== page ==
Egg Adoption. After a hen has begun to set, on one of the first few nights she stays on the nest, slip the eggs to be adopted under her late at night. It can be disastrous to put eggs under her after she's already been setting very many days because after 23 or more days of faithful egg-attendance, the hen may say "to-Hell-with-it" and leave the nest. On the other hand, many modern hens have such a weakened broody instinct that they are not dependable brooders and will soon give up and leave the eggs anyway. If you're worried your hen might not be dependable, let her set on fake eggs for a few days. Take her off the eggs a couple times. If she gets back on the nest each time, she's a good bet and deserves some real eggs to hatch. While she's setting, she will be very protective of her eggs and upset with you as soon as she realizes you're planning to do something under her. She'll peck at you with her hard little beak, and it can do damage. Wear a heavy shirt with long sleeves. You could wear a mitten, but I'd rather take a peck than take a chance with fumbling the eggs. Place them carefully under her, one by one, giving her a chance to receive and arrange to her satisfaction each individual one. Inter-Species Brooding and Mothering. If you have commercial breeds as well as ones that will go broody, you can put their eggs under the broody hen. Setting hens of breeds that are good broodies and good mothers will hatch and try to mother even large eggs like those of ducks or geese, although they will get quite unhappy when those "chicks" jump into water and swim. If you want an egg to be adopted, follow the rules for eggs-in-waiting. Rare eggs that you're eager to try hatching can be kept for 4-5 weeks— until you have a broody hen that's just starting to set a clutch of eggs. The long wait will lower hatchability, but you might still get offspring. If there are eggs hatching at widely varying times, the hen may choose to follow an existing family and give up on the unhatched eggs. (It may help to take the first few hatchlings into the house for nurturing.) If all the eggs are low hatchers, she may give up before they're done. As you get to know your hens better, you'll learn which you can count on to stay with it for a long incubation.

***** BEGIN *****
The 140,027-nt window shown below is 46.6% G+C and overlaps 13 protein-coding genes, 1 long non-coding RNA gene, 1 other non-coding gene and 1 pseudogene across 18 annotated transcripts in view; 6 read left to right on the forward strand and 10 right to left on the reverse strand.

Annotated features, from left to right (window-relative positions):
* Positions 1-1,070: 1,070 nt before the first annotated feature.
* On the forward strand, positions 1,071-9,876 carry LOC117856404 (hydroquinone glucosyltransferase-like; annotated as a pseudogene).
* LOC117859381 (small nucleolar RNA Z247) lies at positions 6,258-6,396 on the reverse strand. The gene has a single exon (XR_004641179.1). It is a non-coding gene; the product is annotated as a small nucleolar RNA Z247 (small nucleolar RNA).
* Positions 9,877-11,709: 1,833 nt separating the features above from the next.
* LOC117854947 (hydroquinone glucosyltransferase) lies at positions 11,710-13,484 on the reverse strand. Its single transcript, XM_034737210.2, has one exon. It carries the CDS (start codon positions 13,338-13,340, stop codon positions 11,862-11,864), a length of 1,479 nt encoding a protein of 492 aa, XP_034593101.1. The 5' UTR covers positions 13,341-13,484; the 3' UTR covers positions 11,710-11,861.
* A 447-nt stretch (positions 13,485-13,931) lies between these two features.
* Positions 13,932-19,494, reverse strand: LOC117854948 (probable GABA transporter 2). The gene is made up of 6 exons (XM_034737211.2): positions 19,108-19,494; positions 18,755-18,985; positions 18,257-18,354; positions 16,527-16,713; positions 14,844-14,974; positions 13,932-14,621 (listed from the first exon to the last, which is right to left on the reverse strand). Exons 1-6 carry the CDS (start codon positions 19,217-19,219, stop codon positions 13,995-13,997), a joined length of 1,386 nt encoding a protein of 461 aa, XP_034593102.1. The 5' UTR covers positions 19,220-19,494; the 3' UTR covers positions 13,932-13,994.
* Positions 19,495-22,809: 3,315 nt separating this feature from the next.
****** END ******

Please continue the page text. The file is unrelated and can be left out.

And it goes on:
Days to Hatch. Chicken eggs, all breeds, take an average of 21 days to hatch. That's exactly 3 weeks. But the length of time for a specific egg can vary from 19 to 22 days or more. If the hen continued laying eggs for a few days after she started setting, chicks may appear for a day or two. Or maybe another hen laid eggs in the nest during some of the brooder's time off the nest. Those will also hatch later. Any eggs left after the brooder gives up probably aren't going to hatch at all. A difficulty of inter-species egg adoption is that various eggs will have varying days to hatch. Pheasant, Bobwhite quail, and Chukar partridge eggs take 23-25 days to hatch. Guinea eggs take 26-28 days. Turkey, duck, and peafowl eggs take 28 days. Goose eggs take 29-31 days. Muscovy duck eggs take 33-35 days, and swan eggs take 35-37 days.